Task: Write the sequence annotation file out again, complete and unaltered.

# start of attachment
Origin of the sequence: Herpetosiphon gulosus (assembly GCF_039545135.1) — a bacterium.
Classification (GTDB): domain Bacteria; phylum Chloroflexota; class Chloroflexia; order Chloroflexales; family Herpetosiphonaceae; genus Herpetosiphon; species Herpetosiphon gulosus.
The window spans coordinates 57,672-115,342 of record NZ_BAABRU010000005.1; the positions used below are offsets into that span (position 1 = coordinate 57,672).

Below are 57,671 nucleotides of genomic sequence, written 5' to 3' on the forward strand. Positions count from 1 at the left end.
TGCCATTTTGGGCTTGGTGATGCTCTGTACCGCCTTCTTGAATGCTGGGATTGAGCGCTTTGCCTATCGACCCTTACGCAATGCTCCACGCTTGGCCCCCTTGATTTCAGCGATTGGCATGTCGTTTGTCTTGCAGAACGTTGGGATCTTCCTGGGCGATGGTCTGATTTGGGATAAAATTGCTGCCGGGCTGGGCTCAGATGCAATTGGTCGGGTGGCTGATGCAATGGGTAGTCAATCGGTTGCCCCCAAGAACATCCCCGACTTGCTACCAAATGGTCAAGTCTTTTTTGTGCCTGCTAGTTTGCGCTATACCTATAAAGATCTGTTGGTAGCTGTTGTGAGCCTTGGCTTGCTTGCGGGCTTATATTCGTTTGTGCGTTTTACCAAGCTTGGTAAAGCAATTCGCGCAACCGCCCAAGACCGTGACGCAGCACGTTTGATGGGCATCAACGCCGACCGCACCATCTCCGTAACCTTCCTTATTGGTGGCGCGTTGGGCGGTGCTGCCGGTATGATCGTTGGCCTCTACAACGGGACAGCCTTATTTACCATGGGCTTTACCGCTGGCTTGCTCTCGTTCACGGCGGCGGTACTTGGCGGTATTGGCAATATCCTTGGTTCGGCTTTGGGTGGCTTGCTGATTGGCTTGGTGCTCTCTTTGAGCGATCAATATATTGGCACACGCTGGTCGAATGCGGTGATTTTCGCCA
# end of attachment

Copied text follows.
Origin of the sequence: Herpetosiphon gulosus (assembly GCF_039545135.1) — a bacterium.
Classification (GTDB): domain Bacteria; phylum Chloroflexota; class Chloroflexia; order Chloroflexales; family Herpetosiphonaceae; genus Herpetosiphon; species Herpetosiphon gulosus.
The window spans coordinates 57,672-115,342 of record NZ_BAABRU010000005.1; the positions used below are offsets into that span (position 1 = coordinate 57,672).

Below are 57,671 nucleotides of genomic sequence, written 5' to 3' on the forward strand. Positions count from 1 at the left end.
TGCCATTTTGGGCTTGGTGATGCTCTGTACCGCCTTCTTGAATGCTGGGATTGAGCGCTTTGCCTATCGACCCTTACGCAATGCTCCACGCTTGGCCCCCTTGATTTCAGCGATTGGCATGTCGTTTGTCTTGCAGAACGTTGGGATCTTCCTGGGCGATGGTCTGATTTGGGATAAAATTGCTGCCGGGCTGGGCTCAGATGCAATTGGTCGGGTGGCTGATGCAATGGGTAGTCAATCGGTTGCCCCCAAGAACATCCCCGACTTGCTACCAAATGGTCAAGTCTTTTTTGTGCCTGCTAGTTTGCGCTATACCTATAAAGATCTGTTGGTAGCTGTTGTGAGCCTTGGCTTGCTTGCGGGCTTATATTCGTTTGTGCGTTTTACCAAGCTTGGTAAAGCAATTCGCGCAACCGCCCAAGACCGTGACGCAGCACGTTTGATGGGCATCAACGCCGACCGCACCATCTCCGTAACCTTCCTTATTGGTGGCGCGTTGGGCGGTGCTGCCGGTATGATCGTTGGCCTCTACAACGGGACAGCCTTATTTACCATGGGCTTTACCGCTGGCTTGCTCTCGTTCACGGCGGCGGTACTTGGCGGTATTGGCAATATCCTTGGTTCGGCTTTGGGTGGCTTGCTGATTGGCTTGGTGCTCTCTTTGAGCGATCAATATATTGGCACACGCTGGTCGAATGCGGTGATTTTCGCCA